New epidemiological data from the Nigeria Center for Disease Control NCDC says the number of COVID19 cases recorded in the country has risen by 77 per cent in one week.
According to the data, the number of COVID19 cases rose from 392 two weeks ago to 693 last week (July 5 to July 11). The report states that the number of discharges (recoveries) dropped by 87 percent from the 433 persons discharged two weeks ago to 57 discharged last week.
The report states that testing improved in the last week by 29 percent, from 28,656 tests in 32 states to 36,965 tests in 34 states. Seven states performed poorly, testing less than 10 people in one week. The states with their corresponding number of tests are Bauchi (1), Sokoto (1), Zamfara (1), Kogi (3), Yobe (3), Nasarawa (5), Niger (5), Lagos (15,673), FCT (5,405) and Rivers (3,991) tested the highest number of COVID-19 samples.
Reacting to the new developments, the NCDC Director-General Dr. Chikwe Ihekweazu, appealed to Nigerians to take the COVID19 protocols seriously, particularly as the dangerous Delta variant has been detected in the country.
“Given the high transmissibility of the Delta variant and following its detection in Nigeria, NCDC urges all Nigerians to ensure strict adherence to public health and social measures in place.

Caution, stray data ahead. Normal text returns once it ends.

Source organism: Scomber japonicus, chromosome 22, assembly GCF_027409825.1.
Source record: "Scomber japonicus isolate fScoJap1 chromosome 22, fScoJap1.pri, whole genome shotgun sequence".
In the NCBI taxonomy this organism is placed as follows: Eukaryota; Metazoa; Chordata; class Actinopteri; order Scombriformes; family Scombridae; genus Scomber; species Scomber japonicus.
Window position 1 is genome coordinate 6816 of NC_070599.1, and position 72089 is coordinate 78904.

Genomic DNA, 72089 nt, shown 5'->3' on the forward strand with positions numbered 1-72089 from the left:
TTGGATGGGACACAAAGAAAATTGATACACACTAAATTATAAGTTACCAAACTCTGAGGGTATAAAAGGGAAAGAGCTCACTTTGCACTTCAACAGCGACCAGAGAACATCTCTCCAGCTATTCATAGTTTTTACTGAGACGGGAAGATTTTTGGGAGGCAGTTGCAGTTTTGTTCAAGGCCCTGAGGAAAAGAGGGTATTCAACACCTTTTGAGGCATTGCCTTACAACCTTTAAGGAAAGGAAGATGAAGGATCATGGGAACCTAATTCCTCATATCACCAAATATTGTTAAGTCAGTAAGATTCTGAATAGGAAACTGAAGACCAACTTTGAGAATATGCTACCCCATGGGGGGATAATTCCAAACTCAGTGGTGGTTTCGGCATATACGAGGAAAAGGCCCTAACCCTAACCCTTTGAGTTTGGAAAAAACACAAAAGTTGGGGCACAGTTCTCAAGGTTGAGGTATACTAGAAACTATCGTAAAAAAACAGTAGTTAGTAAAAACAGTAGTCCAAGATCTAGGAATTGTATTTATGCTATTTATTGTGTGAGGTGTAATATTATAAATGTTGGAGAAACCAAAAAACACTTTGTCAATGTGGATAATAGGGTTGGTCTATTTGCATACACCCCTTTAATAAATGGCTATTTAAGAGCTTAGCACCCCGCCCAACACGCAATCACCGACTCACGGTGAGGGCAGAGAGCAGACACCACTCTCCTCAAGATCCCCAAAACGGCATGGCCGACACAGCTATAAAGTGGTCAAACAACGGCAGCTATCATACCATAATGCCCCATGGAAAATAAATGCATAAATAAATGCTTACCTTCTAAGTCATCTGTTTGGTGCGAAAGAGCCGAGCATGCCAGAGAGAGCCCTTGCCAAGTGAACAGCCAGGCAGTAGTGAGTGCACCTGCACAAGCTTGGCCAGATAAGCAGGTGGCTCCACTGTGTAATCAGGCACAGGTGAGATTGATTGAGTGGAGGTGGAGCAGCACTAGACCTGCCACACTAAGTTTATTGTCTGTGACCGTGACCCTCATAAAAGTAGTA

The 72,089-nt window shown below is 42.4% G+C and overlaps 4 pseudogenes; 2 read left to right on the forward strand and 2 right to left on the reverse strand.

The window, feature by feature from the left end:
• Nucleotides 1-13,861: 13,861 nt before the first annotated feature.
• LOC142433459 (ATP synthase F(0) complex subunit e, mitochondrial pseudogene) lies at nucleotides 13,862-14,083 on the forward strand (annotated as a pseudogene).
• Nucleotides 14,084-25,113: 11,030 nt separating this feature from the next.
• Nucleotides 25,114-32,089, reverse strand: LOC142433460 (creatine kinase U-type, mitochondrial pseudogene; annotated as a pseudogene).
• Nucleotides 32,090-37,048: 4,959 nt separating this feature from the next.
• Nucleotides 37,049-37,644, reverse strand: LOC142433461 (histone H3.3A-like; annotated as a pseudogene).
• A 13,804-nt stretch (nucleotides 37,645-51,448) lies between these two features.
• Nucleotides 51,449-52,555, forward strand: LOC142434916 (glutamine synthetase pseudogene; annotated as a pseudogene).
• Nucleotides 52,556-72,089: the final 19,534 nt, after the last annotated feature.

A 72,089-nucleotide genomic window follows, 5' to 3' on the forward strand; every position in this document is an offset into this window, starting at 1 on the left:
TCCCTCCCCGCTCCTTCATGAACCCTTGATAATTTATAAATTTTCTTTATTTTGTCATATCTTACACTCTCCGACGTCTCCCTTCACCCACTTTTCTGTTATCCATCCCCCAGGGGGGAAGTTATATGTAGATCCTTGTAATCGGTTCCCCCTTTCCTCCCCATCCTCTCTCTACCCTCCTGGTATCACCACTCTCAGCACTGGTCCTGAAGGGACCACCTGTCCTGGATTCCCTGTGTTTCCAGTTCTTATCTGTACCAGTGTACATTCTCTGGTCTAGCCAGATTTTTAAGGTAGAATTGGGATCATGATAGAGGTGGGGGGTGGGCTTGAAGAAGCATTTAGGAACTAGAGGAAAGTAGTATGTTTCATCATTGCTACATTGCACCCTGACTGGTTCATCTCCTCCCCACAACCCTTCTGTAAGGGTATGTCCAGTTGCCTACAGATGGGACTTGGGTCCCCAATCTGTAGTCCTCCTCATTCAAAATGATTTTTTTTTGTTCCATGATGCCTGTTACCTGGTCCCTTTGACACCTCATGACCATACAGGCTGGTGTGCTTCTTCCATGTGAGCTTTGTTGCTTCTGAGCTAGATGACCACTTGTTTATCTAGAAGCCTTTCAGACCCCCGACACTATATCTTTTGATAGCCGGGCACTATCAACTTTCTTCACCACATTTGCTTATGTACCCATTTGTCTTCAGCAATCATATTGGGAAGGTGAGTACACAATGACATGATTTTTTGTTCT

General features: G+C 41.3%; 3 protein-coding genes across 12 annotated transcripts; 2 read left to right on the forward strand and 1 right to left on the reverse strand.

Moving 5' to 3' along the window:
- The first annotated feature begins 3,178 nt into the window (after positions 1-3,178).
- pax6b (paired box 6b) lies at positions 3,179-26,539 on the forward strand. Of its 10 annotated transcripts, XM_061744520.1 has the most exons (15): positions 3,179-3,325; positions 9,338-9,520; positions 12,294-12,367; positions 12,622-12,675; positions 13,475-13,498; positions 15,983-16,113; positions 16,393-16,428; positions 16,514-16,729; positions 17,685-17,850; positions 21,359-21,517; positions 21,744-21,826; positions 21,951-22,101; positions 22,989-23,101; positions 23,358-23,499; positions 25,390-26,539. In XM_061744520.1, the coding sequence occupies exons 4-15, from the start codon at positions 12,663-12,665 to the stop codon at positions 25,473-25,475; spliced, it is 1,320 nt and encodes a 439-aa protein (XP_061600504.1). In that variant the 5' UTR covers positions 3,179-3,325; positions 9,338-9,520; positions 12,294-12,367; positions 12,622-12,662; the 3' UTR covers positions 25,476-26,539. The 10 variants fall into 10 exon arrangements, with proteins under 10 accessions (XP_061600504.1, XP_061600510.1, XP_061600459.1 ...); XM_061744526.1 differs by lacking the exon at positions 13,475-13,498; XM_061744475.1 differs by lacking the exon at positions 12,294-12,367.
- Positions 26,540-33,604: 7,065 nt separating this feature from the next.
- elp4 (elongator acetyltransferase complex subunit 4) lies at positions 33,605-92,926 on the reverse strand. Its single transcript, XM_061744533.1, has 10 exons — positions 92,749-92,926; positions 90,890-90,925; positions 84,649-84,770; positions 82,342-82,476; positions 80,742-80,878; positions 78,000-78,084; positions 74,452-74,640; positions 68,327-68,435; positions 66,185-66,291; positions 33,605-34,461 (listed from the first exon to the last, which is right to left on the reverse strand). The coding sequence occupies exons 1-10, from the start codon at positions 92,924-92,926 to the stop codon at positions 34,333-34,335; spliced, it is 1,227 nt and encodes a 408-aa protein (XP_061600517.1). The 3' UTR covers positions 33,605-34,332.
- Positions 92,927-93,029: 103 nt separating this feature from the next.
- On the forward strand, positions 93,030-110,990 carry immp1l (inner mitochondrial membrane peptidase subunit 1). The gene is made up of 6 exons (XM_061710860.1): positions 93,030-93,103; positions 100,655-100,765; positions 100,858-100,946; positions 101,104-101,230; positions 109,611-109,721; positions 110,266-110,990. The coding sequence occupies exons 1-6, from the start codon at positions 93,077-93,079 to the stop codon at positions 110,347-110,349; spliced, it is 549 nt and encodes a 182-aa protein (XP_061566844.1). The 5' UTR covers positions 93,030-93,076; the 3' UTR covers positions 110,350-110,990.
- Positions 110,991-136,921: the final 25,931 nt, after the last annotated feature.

Proven public health and social measures such as physical distancing, frequent handwashing, and proper use of face masks, prevent infections and save lives. The COVID-19 vaccine is safe and effective and offers protection against the disease.
Additionally, states are urged to ensure sample collection and testing for COVID-19 is accessible to the public. Public settings such as schools with accommodation facilities, workplaces and camps should utilise the approved Antigen based Rapid Diagnostic Test (RDT) for rapid testing of their population.” he said
Researchers have said that the Delta variant is about 50 per cent more contagious than the Alpha variant, which was first identified in the U.K. The Delta variant may also be able to escape protection from vaccines and some COVID-19 treatments, though studies are still ongoing.